Having a modern, flexible supply chain is important to finding the way out of inventory dilemmas.
Imagine your irritation when you try to place an order online and are greeted by the message: “We apologize for the inconvenience, but this item is out of stock.”
However, even if the item is in stock, your mood is likely to sour if delivery will take more than a few days — and, even worse, you also have to pay for shipping. If you’re anything like me, you will quickly find an equivalent product that’s available immediately and ready to be shipped that same day.
It’s in the light of this hyper-competitive environment that the current inventory crisis should be seen. To sum it up from the perspective of warehouse owners: these are good times. Warehouse rents are hitting new highs as vacancy rates sit below five percent in many major cities.
From the viewpoint of retailers, on the other hand, it’s a significant challenge. Excess inventory is building even as consumer demand remains relatively high. Well aware of the consequences of not meeting ever-rising consumer expectations, retailers have felt compelled to stock up to — at all costs — avoid that irritating “out-of-stock” disclaimer. On the other hand, a chock-full warehouse is not necessarily good for business or speedy fulfillment.
Modernity and flexibility are key
This is when the importance of having a modern, flexible supply chain really comes into play:
- How quickly can the supply chain adjust to changes in demand?
- What’s the visibility up and down the supply chain?
- How aware is each link of what others are doing?
- How fast can inventory be refocused?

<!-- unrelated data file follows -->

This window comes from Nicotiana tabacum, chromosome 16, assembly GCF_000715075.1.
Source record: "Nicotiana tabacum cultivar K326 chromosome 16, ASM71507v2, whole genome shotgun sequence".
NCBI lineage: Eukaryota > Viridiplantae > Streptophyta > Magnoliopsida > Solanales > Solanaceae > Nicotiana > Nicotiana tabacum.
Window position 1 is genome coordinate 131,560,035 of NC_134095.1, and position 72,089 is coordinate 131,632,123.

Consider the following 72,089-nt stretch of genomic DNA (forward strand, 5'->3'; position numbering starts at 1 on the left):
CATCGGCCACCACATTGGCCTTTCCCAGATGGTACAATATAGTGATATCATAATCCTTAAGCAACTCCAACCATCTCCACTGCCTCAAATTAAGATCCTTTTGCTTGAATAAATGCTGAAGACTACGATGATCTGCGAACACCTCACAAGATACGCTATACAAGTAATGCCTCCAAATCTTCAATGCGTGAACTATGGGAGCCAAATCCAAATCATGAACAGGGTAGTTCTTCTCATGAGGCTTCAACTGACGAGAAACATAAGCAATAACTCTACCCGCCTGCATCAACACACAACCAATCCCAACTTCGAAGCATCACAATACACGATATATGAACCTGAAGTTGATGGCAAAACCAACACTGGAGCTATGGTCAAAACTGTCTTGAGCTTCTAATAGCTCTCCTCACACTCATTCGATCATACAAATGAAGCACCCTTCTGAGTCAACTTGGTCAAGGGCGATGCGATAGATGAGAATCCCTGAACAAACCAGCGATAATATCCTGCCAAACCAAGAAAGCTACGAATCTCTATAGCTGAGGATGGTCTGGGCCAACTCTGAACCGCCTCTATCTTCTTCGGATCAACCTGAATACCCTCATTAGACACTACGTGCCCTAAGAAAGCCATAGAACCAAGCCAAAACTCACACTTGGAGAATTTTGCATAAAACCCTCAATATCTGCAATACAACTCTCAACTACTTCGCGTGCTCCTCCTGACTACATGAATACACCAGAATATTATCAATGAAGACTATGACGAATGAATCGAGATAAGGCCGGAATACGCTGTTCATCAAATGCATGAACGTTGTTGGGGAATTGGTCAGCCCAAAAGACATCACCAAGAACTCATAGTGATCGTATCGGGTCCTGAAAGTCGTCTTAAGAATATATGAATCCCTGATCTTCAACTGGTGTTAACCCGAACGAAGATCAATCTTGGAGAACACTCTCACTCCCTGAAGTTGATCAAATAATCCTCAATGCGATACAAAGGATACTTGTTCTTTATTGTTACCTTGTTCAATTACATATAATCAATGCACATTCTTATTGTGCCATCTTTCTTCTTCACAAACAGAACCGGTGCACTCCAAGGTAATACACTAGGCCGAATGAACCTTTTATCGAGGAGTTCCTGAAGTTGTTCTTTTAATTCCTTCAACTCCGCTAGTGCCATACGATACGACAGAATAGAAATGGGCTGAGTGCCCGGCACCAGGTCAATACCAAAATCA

Some companies like Nordstrom have invested in cloud-based supply chain services. In Nordstrom’s case, the acquisition of a minority stake in DS Co., a supply chain software firm, which links inventory management between retailers and suppliers, was designed to facilitate direct shipments from vendors to customers, thereby circumventing the need for more inventory space. When suppliers and retailers track the inventory of one another, the risk of out-of-stock disappointments is reduced and risk is shifted up the supply chain.
Put to practice, it means that an order placed on the luxury retailer’s website is routed to the manufacturer, which then ships the item directly from its warehouse to the buyer. The Wall Street Journal noted Nordstrom’s investment comes “as retailers are racing to compete with e-commerce companies such as Amazon.com Inc. to provide convenience and speedy delivery to customers while keeping costs down.”
J.C. Penney is also shifting gears to avoid inventory gluts. The new business model essentially turns part of the store into a showroom for one of its suppliers, Ashley Furniture. Instead of keeping inventory in store or in distribution centers, all orders will be shipped straight to the consumer from Ashley Furniture.
Drones are not surprisingly part of solving the inventory dilemma. Walmart, for example, is testing the use of drones to catalog inventory, finishing in one day what it takes employees a whole month to get done. The intent is partly to make the giant retailer’s supply chain more efficient.
Clearly, traditional retailers are exploring new territory to meet consumer demand.
What do you think is key to solving the inventory crisis?
This post originally appeared at EBN Online.